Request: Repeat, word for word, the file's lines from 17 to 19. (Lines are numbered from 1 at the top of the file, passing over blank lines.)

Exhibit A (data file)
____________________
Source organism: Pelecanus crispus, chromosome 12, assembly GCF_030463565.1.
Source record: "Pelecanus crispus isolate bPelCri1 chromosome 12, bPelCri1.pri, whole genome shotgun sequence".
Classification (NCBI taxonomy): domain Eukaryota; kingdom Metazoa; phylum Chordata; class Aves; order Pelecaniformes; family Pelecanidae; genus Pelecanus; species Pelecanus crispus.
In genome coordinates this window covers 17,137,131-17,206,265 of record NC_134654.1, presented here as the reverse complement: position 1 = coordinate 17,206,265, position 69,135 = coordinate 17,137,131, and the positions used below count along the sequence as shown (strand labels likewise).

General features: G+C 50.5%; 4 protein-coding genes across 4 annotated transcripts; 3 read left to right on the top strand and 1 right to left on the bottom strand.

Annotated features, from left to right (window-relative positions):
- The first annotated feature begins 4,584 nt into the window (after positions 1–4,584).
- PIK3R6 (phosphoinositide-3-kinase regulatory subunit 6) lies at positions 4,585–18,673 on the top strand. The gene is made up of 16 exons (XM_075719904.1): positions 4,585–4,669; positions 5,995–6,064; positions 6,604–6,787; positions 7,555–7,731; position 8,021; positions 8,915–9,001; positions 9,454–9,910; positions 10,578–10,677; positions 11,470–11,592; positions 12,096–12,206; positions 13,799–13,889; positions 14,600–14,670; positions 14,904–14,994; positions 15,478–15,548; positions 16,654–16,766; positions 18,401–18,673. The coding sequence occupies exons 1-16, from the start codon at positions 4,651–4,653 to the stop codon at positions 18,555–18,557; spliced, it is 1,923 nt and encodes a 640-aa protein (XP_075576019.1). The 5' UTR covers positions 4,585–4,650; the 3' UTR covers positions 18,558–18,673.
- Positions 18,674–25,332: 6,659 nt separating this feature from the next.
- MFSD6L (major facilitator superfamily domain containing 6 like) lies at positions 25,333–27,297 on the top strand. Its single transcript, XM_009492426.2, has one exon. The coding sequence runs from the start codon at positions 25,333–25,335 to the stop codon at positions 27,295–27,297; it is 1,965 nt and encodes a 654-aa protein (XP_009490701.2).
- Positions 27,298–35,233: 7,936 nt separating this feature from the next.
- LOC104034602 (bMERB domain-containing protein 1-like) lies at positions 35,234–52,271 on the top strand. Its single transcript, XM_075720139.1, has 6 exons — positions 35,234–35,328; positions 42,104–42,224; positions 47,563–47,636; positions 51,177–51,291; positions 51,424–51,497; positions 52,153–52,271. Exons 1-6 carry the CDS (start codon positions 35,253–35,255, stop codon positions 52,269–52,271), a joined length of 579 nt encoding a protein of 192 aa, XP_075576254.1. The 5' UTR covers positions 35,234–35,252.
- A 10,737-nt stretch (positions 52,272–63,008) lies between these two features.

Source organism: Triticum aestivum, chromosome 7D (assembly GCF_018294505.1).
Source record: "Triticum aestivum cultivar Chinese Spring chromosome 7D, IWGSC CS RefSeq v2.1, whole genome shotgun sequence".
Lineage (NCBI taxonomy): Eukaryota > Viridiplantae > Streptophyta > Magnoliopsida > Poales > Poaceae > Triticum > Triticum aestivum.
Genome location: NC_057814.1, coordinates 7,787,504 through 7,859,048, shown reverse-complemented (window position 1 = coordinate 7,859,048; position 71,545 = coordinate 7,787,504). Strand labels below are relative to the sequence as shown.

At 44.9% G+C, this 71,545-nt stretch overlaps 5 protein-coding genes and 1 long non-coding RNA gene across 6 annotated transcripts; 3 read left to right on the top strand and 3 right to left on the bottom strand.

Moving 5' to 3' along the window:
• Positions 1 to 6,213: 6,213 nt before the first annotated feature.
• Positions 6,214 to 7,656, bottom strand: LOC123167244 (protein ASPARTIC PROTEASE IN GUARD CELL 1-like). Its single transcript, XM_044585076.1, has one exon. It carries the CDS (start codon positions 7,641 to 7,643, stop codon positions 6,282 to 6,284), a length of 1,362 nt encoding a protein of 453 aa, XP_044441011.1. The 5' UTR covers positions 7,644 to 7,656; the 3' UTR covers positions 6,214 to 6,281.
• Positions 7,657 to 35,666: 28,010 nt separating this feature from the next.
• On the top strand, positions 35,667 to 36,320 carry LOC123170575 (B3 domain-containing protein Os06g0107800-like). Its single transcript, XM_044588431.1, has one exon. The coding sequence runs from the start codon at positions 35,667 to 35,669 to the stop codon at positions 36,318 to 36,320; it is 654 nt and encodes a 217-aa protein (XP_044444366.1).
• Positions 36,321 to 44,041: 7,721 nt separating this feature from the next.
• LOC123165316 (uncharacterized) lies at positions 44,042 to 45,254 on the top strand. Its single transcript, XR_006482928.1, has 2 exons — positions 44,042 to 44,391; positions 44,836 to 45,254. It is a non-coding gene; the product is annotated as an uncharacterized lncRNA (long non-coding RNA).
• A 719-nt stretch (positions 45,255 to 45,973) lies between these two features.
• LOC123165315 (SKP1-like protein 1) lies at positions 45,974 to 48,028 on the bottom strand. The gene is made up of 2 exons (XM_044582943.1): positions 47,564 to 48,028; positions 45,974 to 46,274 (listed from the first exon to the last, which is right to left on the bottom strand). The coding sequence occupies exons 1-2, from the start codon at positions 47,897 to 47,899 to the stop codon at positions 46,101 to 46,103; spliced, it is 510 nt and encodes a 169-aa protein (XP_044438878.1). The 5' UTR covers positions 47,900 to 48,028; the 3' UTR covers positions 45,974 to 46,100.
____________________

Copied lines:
Genome location: NC_057814.1, coordinates 7,787,504 through 7,859,048, shown reverse-complemented (window position 1 = coordinate 7,859,048; position 71,545 = coordinate 7,787,504). Strand labels below are relative to the sequence as shown.

At 44.9% G+C, this 71,545-nt stretch overlaps 5 protein-coding genes and 1 long non-coding RNA gene across 6 annotated transcripts; 3 read left to right on the top strand and 3 right to left on the bottom strand.

Moving 5' to 3' along the window: